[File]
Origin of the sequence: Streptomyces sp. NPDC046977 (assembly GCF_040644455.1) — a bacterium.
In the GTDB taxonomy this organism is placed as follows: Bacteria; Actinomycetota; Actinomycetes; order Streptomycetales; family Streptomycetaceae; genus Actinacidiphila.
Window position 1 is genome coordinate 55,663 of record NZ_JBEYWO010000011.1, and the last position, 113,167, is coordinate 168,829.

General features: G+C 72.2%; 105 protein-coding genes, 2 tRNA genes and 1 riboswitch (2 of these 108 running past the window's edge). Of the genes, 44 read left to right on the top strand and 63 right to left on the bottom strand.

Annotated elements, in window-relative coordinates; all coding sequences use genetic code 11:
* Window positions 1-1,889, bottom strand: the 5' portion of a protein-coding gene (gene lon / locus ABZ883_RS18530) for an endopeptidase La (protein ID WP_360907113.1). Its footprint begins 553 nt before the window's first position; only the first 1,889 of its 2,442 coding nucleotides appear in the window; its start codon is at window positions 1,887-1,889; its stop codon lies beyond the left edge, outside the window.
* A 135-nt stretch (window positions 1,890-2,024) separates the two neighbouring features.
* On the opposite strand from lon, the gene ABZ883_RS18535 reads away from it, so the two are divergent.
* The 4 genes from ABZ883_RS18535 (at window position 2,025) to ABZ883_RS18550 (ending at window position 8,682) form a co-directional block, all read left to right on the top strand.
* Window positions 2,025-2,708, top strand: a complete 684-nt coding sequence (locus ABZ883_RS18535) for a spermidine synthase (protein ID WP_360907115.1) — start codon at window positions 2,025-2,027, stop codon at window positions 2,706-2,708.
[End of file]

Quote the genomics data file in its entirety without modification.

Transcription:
Origin of the sequence: Streptomyces sp. NPDC046977 (assembly GCF_040644455.1) — a bacterium.
In the GTDB taxonomy this organism is placed as follows: Bacteria; Actinomycetota; Actinomycetes; order Streptomycetales; family Streptomycetaceae; genus Actinacidiphila.
Window position 1 is genome coordinate 55,663 of record NZ_JBEYWO010000011.1, and the last position, 113,167, is coordinate 168,829.

General features: G+C 72.2%; 105 protein-coding genes, 2 tRNA genes and 1 riboswitch (2 of these 108 running past the window's edge). Of the genes, 44 read left to right on the top strand and 63 right to left on the bottom strand.

Annotated elements, in window-relative coordinates; all coding sequences use genetic code 11:
* Window positions 1-1,889, bottom strand: the 5' portion of a protein-coding gene (gene lon / locus ABZ883_RS18530) for an endopeptidase La (protein ID WP_360907113.1). Its footprint begins 553 nt before the window's first position; only the first 1,889 of its 2,442 coding nucleotides appear in the window; its start codon is at window positions 1,887-1,889; its stop codon lies beyond the left edge, outside the window.
* A 135-nt stretch (window positions 1,890-2,024) separates the two neighbouring features.
* On the opposite strand from lon, the gene ABZ883_RS18535 reads away from it, so the two are divergent.
* The 4 genes from ABZ883_RS18535 (at window position 2,025) to ABZ883_RS18550 (ending at window position 8,682) form a co-directional block, all read left to right on the top strand.
* Window positions 2,025-2,708, top strand: a complete 684-nt coding sequence (locus ABZ883_RS18535) for a spermidine synthase (protein ID WP_360907115.1) — start codon at window positions 2,025-2,027, stop codon at window positions 2,706-2,708.